Canola School: Fall weed control — your spring self will thank you!

(Kara Oosterhuis/RealAgriculture)

Despite the calendar date, many areas of the Prairies haven’t seen a killing frost this fall, which means the window for fall weed control is still open.

As producers, agronomists, and everyone in-between are surveying fields, the perennial weeds are likely getting noticed. As Leighton Blashko, technical service specialist with BASF, says, there’s still time to make some management decisions about some of the weeds — which involves thinking like a plant.

“This time of the year plants don’t have as lush and big leaves as they did in the middle of the summer, when they were putting on vegetative structures. They are thinking, well, the sun is at a certain place in the sky, the days are getting shorter, the nights are getting colder. Maybe soon we’re going to have a frost,” he explains. “So when they’re thinking like that, they would assess that these plants are wanting to put their resources to their roots, especially when we talk about perennials like Canada thistle — it wants to survive for many more years.”

Annuals can be tougher to control at this time of the year, but Blashko says, perennials are the better target.

“We can still do something about [perennials]. So if they’re sending their carbohydrates to the roots, if they can take along with it a translocate herbicide down to the roots, you’re probably going to have very effective weed control.”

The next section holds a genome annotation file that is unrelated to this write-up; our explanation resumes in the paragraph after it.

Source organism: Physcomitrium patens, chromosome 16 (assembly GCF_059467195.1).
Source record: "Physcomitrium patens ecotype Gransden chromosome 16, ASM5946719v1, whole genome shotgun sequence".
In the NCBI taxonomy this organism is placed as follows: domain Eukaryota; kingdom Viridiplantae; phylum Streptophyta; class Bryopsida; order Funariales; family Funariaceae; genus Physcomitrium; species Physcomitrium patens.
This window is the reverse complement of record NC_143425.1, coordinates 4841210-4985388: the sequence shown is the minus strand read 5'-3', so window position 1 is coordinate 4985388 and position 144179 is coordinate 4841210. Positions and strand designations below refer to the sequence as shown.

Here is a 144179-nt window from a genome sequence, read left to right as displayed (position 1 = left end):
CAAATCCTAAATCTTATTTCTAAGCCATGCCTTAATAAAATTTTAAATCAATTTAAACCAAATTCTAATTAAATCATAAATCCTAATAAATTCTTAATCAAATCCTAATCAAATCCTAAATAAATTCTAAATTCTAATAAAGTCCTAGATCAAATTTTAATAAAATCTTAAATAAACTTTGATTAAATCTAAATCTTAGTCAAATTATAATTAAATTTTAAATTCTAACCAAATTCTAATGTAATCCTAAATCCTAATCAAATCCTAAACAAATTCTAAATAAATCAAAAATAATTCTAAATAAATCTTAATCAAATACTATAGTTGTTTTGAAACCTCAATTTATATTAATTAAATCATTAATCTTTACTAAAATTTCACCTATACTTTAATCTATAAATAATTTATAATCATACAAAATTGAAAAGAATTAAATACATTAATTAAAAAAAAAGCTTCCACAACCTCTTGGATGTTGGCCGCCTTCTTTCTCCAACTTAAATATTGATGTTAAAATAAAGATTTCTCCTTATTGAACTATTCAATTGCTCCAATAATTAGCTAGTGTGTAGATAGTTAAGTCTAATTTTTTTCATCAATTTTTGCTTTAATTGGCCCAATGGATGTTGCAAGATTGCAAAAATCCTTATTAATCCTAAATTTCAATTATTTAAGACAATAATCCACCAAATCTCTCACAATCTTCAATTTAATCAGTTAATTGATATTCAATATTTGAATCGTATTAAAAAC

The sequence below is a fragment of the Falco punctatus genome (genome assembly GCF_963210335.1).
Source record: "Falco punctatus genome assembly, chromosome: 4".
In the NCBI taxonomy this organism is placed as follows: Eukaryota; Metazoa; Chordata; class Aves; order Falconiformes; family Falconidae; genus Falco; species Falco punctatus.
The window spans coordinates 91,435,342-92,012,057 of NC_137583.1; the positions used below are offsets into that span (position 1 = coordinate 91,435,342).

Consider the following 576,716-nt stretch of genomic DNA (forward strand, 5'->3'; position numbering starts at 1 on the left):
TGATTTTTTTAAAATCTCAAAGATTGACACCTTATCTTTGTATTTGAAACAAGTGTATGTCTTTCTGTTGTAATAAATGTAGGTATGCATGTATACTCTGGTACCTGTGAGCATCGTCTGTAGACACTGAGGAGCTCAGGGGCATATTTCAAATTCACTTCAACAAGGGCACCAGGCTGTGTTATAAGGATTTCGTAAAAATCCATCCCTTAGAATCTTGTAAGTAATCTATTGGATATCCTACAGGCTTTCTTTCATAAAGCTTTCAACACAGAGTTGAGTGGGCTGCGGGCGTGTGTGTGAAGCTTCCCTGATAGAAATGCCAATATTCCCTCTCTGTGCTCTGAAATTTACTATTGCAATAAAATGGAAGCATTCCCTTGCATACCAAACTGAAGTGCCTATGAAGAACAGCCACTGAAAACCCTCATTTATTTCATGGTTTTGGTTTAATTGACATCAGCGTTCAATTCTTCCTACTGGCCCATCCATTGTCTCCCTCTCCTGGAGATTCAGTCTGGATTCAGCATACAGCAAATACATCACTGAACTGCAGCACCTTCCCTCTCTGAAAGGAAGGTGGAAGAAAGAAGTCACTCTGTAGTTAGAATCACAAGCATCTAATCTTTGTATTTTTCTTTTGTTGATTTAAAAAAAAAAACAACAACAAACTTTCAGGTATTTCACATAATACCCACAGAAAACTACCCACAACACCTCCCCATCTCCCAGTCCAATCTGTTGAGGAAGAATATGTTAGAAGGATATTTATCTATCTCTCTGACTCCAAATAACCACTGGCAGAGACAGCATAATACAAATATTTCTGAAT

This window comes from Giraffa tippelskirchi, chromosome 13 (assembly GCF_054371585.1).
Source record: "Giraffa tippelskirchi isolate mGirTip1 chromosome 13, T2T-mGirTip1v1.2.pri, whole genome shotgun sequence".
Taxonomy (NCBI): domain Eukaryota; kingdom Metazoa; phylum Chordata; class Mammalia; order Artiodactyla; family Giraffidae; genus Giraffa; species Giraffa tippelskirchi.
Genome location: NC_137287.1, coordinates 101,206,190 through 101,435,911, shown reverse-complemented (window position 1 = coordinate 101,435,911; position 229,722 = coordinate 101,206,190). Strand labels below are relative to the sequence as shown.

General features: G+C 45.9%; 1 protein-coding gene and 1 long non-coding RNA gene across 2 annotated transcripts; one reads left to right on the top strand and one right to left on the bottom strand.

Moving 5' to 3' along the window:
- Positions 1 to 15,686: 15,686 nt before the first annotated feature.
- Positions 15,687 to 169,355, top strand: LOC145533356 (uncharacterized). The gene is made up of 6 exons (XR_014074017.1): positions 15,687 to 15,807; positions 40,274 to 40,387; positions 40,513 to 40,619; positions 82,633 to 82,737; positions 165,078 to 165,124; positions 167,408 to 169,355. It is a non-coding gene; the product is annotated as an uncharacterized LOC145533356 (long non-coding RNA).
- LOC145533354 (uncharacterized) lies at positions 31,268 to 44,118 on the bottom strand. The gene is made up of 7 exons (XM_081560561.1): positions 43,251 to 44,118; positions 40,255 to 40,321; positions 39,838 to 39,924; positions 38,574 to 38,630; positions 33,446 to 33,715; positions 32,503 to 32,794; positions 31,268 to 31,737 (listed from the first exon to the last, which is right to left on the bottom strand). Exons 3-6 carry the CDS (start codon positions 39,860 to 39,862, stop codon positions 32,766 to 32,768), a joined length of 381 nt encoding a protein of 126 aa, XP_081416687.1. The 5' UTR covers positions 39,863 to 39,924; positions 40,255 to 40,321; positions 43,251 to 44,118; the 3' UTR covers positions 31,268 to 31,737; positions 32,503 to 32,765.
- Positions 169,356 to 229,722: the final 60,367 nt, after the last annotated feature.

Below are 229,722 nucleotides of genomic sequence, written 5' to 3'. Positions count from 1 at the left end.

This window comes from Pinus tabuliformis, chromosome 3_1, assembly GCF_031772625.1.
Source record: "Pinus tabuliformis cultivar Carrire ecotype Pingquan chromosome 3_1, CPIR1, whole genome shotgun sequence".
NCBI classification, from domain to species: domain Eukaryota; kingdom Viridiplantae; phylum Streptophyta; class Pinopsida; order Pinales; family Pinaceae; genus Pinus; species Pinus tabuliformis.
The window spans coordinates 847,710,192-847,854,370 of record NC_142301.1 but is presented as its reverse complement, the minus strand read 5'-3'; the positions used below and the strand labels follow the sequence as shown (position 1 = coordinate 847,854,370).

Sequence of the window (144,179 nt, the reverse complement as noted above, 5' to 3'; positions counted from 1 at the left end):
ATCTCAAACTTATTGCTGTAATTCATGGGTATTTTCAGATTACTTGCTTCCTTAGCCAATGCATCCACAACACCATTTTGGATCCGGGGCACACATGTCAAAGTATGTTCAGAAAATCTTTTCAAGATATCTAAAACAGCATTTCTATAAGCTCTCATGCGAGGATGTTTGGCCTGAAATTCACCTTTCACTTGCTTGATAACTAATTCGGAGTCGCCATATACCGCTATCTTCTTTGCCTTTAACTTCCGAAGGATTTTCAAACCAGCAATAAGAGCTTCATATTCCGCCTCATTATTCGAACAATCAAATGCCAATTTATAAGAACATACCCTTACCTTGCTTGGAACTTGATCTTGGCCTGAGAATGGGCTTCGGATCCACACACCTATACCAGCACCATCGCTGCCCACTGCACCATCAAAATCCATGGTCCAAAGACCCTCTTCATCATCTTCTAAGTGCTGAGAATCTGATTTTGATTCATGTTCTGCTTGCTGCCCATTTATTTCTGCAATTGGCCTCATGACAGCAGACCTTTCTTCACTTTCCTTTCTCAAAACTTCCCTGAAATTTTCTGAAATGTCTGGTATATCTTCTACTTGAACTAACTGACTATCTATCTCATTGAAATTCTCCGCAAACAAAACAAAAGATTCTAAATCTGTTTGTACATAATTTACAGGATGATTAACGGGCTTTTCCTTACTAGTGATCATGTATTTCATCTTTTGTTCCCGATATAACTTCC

Fall weed control may seem low on the never ending before-the-snow-falls t0-do list, but controlling those weeds now can only set you up for success.

“Your control is just going to be better, but also it’s time saving. If you can manage some time — maybe it’s easy to do spot spraying. Now because you can see where they were, rather then when they’re really tiny and it’s difficult to see. So time savings, and then overall control I think can be some of the benefits of using fall weed control,” he explains.

Of course as the temperature continues to drop off into winter, it’s key not only to be reading those labels, but really understanding what they mean. Make sure you’re using the right water volume, paying attention to temperature restrictions, droplet size, weather conditions, and more will only help. Details are not so minor here!

Check out the full conversation between Blashko and RealAgriculture’s Kara Oosterhuis, filmed at Red Deer, Alta., below:

Wake up with RealAgriculture

Subscribe to our daily newsletters to keep you up-to-date with our latest coverage every morning.

Wake up with RealAgriculture